Blogger seems to be playing up a bit tonight so I'll leave it there for now.

But remember - the ultimate winner will be the observer who records the highest percentage of their garden’s/window’s historical list.

Tuesday, 24 March 2020

We have lockdown

Starling and aerial. Blue skies. Away we go...
#BWKM0 ND&B garden challenge

I'm winging it as we go along, but it might be best to give a (mostly) daily update on how people are faring, and that does take into account that not all competitors will be looking (or updating) each and every day. Even if a few are in communication, it will give a flavour of what is happening within our 'merry band'. The first offering is at the bottom of this post. Forgive me if I inadvertently miss any sightings in these reports. I now know, that as I see Tweets, receive WhatsApp messages or direct texts, I need to collate them immediately. It's a learning curve!

The competition grows by another five contestants (now 24 gardens taking part) and includes our first overseas site, and it couldn't be any further away from the UK.

Ed S (Farncombe, Surrey)
Garden list of 79 species
Highlights include Greenshank, Oystercatcher, Water Rail and Barn Owl.

Reuben B (Tufnel Park, Greater London)
Garden list of 45 species
This total includes a flock of 120 Waxwing and a Firecrest!

Dave B (Chatham Islands, Pacific Ocean)
Garden list of 30 species
This does, however, include Wandering Albatross, Broad-billed Prion, Chatham Petrel, Common Diving Petrel and White-faced Storm-Petrel!!!

Steve T (Ewell, Surrey)
Garden list of 59 species
Short-eared Owl and Crossbill are the stand-outs.

Ian K  (Leigh, Surrey)
Garden list of 62 species
Among the highlights are Ring Ouzel, Cuckoo, Common Redstart and Marsh Tit.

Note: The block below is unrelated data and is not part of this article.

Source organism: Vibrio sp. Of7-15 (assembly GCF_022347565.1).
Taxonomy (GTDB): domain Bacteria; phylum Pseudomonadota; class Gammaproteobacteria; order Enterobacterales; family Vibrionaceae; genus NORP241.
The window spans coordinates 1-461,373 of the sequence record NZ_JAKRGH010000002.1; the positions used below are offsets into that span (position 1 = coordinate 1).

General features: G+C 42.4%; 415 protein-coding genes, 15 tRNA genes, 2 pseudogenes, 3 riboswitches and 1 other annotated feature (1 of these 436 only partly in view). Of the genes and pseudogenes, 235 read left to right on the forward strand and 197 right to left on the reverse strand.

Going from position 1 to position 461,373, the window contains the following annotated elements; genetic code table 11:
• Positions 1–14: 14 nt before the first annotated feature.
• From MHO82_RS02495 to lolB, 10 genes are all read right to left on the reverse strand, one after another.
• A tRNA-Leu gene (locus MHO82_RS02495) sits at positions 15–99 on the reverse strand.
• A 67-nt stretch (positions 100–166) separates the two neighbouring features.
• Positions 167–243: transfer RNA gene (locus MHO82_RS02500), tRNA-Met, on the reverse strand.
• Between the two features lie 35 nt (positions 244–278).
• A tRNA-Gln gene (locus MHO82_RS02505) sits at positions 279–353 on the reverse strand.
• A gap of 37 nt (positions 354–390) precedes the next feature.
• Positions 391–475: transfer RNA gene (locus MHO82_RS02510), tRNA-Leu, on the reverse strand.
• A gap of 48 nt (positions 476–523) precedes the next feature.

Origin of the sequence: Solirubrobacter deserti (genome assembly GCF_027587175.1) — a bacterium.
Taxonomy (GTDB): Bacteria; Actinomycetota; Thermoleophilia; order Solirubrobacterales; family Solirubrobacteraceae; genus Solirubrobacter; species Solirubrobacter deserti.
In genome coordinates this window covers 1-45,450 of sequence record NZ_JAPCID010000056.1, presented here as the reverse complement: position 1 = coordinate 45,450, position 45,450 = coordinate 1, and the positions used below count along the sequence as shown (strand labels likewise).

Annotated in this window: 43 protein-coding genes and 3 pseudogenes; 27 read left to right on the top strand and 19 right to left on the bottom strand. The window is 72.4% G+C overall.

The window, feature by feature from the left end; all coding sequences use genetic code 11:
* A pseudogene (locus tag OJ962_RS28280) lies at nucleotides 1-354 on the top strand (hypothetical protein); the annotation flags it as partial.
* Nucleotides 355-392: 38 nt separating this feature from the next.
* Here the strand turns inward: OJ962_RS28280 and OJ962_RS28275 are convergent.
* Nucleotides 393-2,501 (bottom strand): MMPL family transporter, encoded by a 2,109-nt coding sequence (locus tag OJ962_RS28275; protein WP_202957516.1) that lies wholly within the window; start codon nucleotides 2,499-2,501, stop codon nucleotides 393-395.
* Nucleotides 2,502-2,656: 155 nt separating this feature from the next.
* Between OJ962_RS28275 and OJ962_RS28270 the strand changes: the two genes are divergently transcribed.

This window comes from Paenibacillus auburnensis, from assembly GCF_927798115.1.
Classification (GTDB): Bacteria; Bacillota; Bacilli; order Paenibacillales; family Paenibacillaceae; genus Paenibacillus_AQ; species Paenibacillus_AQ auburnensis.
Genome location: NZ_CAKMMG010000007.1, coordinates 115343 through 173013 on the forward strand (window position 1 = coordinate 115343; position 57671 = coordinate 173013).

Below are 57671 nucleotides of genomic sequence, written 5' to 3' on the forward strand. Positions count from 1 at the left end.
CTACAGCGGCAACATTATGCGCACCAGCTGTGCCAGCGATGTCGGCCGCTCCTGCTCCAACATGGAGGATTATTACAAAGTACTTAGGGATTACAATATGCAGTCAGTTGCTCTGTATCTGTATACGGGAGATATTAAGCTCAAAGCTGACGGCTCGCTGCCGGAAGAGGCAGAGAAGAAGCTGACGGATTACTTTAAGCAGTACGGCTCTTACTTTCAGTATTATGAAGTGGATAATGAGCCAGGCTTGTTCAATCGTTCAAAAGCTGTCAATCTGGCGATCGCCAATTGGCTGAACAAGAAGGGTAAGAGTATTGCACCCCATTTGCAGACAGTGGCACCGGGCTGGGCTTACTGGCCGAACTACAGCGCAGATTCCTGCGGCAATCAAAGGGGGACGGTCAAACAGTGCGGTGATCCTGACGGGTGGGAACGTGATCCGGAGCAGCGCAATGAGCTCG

Those up early enough in the SE were able to witness a modest east/north-east Chaffinch movement, with 110 at Capel, Surrey (Wes A), 56 at Banstead, Surrey (Steve G) and 50 at Woodford Green, London (Tony B). As the day wore on, with most of the country under the influence of blue skies, it was a case of waiting for the raptors to show, at least in London and the Home Counties. Steve G returned 14 Common Buzzard and 3 Red Kite from Banstead, mostly moving E to SE, with Ian S (Sidcup, London)Isaiah R (New Malden, London), Arjun D (Wallington, London) and Ed S (Farncombe, Surrey) recording, between them, a number of Common Buzzards, Red Kites and Peregrine. A scatter of Chiffchaffs and Blackcaps were reported. Most birders were posting daily totals of 25-35 species, although Wes rustled up an impressive 46 - the figure to beat in these early days. He might also take the title for 'bird(s) of the day', as two Mandarin Ducks flew over his Capel garden this evening - a new site record! How many firsts will our gardens record over the next few weeks?

If there is any message from this 'laid-back' competition it is to enjoy the birding. It's different from what most of us are used to but it can be ever so rewarding. Eyes to the skies...


Common Buzzard (above) and Red Kite (below). Most raptors were high through Banstead

Monday, 23 March 2020

Garden butterflies


Another three birders have joined our merry gang in the 'laid-back self-isolation back-garden challenge', bringing our number up to 19 (you can see the other 16 competitors in the previous post). So it's welcome to:

Wes A (Capel, Surrey)